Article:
2006 Student Research Conference:
19th Annual Student Research Conference


Home Range Size and Habitat Use of the Bobcat (Lynx rufus) in Northeast Missouri
Adam C. Petry
Dr. Scott Burt, Faculty Mentor

Bobcat (Lynx rufus) populations have rebounded in northeast Missouri after being nearly extirpated from the region in the early 1900’s. We documented 5 cases as a pilot study in which the mean 95% fixed-kernel summer home range of an adult male bobcat (n = 3) was 42.5 km2 and habitat selection values showed preference for deciduous (P = 1.133), mixed (P = 1.294), and evergreen (P = 2.050) forests. Because each individual bobcat varied in its selection for the 15 available habitat types, we used Bonferroni simultaneous confidence intervals (P = 0.05) and nonrandom Euclidean Distances to corroborate initial habitat selection and avoidance. The results suggest that a larger sample size (n = 10/15) is needed to increase statistical power, while current comparisons of land cover data and habitat use indicate self-sustaining bobcat populations in only small portions of northeast Missouri. With the statewide re-opening of bobcat harvest in 2004-2005 (the first time in over 30 years), it is recommended that further data be collected before statewide bobcat management regimes continue.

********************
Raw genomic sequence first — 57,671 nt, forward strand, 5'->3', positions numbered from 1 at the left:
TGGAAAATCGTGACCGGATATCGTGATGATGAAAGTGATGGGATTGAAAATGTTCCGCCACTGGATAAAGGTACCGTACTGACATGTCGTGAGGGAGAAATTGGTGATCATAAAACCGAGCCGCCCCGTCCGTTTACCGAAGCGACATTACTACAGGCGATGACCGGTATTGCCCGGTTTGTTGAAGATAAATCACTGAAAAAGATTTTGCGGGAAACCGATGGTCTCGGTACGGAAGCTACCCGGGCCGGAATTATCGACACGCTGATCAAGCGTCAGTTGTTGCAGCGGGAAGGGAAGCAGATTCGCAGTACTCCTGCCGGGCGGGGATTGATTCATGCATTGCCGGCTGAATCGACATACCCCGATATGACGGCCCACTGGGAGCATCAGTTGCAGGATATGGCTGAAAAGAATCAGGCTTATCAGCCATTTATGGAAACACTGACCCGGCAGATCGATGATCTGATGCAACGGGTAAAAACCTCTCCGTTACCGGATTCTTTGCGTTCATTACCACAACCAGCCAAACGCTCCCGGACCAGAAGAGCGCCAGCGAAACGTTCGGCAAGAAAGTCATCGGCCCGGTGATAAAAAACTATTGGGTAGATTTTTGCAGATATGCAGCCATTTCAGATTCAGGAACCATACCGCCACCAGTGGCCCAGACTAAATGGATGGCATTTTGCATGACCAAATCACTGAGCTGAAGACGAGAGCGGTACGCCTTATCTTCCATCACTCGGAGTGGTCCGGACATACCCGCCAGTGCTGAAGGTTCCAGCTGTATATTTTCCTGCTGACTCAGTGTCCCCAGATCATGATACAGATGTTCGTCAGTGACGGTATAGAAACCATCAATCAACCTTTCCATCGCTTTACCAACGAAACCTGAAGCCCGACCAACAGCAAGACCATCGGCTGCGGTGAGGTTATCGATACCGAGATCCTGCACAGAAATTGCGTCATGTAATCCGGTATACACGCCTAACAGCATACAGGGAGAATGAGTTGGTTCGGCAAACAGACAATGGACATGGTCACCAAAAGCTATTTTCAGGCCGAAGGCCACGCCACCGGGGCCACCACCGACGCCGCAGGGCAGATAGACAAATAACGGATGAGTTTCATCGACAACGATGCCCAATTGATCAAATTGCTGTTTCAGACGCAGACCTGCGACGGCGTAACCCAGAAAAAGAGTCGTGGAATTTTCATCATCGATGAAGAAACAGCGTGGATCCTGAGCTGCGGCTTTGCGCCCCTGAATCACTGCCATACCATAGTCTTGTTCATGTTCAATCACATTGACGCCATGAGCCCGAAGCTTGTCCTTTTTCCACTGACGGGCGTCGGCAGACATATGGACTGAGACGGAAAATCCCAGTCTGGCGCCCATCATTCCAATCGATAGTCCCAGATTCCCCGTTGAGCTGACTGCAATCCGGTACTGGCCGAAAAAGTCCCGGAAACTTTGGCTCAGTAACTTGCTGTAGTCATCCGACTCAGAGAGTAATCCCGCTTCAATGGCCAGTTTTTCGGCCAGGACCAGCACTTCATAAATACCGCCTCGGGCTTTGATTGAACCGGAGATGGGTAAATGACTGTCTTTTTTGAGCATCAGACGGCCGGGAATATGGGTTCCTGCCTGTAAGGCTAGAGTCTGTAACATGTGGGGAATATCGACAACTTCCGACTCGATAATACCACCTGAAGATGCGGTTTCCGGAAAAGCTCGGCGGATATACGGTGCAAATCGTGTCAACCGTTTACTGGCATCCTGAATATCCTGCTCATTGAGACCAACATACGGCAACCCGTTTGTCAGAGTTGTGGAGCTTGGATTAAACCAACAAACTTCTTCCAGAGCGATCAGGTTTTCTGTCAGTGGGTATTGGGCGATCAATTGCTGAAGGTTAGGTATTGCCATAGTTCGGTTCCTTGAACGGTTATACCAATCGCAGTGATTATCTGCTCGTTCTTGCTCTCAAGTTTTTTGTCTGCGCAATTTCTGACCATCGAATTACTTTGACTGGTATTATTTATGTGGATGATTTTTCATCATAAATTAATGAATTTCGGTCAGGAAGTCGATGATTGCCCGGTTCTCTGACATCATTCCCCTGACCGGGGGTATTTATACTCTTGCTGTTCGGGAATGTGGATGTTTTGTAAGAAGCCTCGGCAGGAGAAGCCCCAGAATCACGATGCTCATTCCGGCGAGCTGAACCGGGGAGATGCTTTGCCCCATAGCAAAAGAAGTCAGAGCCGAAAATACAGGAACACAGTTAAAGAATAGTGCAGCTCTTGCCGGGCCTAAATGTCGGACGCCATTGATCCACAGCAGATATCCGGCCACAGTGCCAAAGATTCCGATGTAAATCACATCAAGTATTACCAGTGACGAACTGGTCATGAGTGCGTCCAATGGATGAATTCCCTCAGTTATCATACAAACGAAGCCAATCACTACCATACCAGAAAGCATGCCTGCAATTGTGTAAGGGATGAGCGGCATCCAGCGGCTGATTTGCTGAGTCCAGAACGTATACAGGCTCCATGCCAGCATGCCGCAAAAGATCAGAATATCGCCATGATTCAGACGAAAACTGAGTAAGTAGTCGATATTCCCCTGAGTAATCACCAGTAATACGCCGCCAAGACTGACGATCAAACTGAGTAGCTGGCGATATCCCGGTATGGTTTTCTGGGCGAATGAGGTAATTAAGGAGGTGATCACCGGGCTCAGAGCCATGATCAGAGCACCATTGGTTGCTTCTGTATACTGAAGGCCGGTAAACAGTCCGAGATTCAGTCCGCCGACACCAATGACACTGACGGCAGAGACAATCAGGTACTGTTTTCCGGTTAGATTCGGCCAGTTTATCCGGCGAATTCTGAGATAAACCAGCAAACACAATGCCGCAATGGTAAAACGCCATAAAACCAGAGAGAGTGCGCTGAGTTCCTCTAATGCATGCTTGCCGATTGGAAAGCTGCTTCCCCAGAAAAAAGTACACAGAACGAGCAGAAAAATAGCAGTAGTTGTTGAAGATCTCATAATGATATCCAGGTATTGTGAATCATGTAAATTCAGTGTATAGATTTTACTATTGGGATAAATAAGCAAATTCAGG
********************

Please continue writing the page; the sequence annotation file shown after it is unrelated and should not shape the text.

Keywords: Lynx rufus, Radio telemetry, home range, habitat use, conservation


Presentation Type: Oral Paper

Session: 40-2
Location: VH 1432
Time: 1:30

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